# Sample complexity for learning Boltzmann Distribution parameters

I am trying to think through the number of samples that I would need to estimate the parameters of a Boltzmann partition function to a desirable precision.

Suppose that there are N possible states of the world, with the probability of state i being observed equal to

$$Pr(i | \theta) = \frac{e^{-\theta_i}}{ \sum_{i=1}^N e^{-\theta_i}}.$$

I don't know what the values of $$\{\theta_i\}_{i=1}^N$$ are, but I can sample independent observations from the set {1,...,N} of possible states of the world, distributed according to the distribution $$Pr(i)$$ given above.

Let's say I draw $$m$$ observations $$X_1,...,X_m \in \{1,...,N\}$$, and define the maximum likelihood estimator $$\widehat{\theta} = \arg \max_{\theta'} \sum_{j=1}^m log Pr(X_j | \theta)$$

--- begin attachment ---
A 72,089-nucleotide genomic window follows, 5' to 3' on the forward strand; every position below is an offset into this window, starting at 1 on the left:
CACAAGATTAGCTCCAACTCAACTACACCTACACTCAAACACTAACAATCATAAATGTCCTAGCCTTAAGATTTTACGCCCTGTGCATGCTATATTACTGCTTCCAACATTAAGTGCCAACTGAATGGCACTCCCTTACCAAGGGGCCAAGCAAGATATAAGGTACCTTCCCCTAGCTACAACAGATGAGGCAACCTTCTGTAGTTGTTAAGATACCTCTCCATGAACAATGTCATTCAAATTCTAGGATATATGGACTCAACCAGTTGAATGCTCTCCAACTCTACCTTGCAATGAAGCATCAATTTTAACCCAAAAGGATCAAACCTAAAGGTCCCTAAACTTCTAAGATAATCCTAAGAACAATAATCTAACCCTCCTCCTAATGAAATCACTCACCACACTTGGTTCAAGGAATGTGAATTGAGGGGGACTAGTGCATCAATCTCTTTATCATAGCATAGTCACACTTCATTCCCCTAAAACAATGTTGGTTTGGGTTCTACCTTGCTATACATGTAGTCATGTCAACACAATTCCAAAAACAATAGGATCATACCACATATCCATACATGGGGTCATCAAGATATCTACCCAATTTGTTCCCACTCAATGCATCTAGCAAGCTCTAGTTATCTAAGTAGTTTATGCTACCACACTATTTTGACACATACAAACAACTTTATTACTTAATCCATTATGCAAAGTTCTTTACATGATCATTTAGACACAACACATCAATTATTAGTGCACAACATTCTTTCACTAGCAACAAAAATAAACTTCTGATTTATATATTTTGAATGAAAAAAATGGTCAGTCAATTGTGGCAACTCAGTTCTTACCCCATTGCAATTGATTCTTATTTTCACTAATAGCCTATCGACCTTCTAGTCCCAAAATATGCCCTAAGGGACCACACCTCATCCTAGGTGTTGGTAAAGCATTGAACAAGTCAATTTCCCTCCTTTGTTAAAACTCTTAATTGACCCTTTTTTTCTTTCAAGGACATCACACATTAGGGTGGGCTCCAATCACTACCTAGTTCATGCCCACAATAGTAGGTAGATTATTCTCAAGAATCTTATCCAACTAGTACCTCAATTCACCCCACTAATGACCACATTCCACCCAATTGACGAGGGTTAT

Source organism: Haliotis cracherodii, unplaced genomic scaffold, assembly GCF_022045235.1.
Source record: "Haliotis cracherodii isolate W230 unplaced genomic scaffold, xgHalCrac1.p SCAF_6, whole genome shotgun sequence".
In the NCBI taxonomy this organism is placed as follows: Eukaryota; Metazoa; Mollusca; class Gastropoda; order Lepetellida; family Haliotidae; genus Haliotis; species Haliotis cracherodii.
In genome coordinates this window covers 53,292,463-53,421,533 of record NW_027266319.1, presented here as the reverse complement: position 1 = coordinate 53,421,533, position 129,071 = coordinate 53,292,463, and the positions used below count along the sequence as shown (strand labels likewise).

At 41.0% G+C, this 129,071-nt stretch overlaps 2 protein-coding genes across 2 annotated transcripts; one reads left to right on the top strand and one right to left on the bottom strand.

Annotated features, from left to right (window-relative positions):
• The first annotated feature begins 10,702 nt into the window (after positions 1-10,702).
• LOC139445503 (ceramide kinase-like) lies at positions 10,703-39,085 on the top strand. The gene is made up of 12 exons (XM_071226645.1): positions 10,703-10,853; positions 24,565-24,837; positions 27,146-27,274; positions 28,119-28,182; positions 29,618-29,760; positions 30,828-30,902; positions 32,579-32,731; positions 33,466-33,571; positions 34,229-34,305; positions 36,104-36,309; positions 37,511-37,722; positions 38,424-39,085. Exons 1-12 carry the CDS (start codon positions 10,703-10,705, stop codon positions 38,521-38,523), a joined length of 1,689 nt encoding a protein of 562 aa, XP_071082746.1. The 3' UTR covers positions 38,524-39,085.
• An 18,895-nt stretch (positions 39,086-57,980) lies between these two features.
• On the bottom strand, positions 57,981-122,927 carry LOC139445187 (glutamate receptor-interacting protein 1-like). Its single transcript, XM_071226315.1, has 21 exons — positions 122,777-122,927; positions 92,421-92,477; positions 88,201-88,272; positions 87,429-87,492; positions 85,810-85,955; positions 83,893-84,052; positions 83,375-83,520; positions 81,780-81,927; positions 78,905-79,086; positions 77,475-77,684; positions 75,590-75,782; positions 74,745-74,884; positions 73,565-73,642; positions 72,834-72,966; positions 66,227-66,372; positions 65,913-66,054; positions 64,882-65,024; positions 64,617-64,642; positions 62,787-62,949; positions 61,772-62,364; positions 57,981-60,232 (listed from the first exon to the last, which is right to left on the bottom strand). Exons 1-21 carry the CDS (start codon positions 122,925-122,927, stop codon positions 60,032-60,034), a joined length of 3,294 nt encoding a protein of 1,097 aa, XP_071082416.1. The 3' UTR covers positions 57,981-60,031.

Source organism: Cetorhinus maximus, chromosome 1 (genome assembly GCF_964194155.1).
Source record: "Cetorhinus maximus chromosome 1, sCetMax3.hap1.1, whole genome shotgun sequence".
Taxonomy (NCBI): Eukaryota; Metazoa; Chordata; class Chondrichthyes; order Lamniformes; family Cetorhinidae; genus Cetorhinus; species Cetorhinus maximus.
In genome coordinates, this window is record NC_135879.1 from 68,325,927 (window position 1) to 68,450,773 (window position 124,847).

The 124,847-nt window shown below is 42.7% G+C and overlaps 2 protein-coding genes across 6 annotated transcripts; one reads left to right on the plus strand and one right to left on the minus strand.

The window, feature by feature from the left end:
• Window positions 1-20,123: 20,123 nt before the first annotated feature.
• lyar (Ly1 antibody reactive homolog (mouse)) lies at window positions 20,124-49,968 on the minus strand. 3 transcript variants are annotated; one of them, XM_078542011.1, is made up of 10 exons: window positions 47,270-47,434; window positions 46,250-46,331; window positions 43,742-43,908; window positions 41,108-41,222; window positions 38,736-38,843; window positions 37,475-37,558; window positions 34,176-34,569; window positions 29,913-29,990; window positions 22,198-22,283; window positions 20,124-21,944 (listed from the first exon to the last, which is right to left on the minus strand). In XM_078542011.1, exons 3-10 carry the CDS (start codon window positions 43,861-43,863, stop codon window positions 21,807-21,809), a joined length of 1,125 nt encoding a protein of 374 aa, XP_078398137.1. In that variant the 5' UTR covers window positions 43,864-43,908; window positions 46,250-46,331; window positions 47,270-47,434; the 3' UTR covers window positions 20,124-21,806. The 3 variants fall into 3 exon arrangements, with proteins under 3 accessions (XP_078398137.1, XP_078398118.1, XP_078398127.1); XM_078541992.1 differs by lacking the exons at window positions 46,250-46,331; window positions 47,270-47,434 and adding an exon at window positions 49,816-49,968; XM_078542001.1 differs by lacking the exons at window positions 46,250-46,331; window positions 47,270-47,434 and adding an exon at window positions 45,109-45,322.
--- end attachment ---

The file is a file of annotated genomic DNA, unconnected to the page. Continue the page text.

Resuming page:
When $$m \to \infty$$, then $$\widehat{\theta} = \theta$$. However, I'm not sure how many samples $$m$$ I would need to ensure that the estimate $$\widehat{\theta}$$ is probably approximately correct. That is, how large does $$m$$ need to be in terms of $$\epsilon,N,\delta$$ to ensure that $$Pr ( \| \widehat{\theta} - \theta \|_{\infty} > \epsilon ) < \delta$$?

Under appropriate smoothness conditions (satisfied by the Boltzmann distribution), the maximum likelihood is asymptotically normal. Meaning: the vector $$\sqrt n(\theta-\hat\theta)$$ will have approximately normal distribution, with mean $$0$$ and covariance matrix given by the inverse Fisher matrix, see Section 9 here: http://www.stat.cmu.edu/~larry/=stat705/Lecture9.pdf
• I initially wanted to compute the Fisher matrix at $\theta$ but this seems to be non-trivial in this case -- I'd be curious if anyone can do it in closed form. – Aryeh Oct 10 '18 at 21:17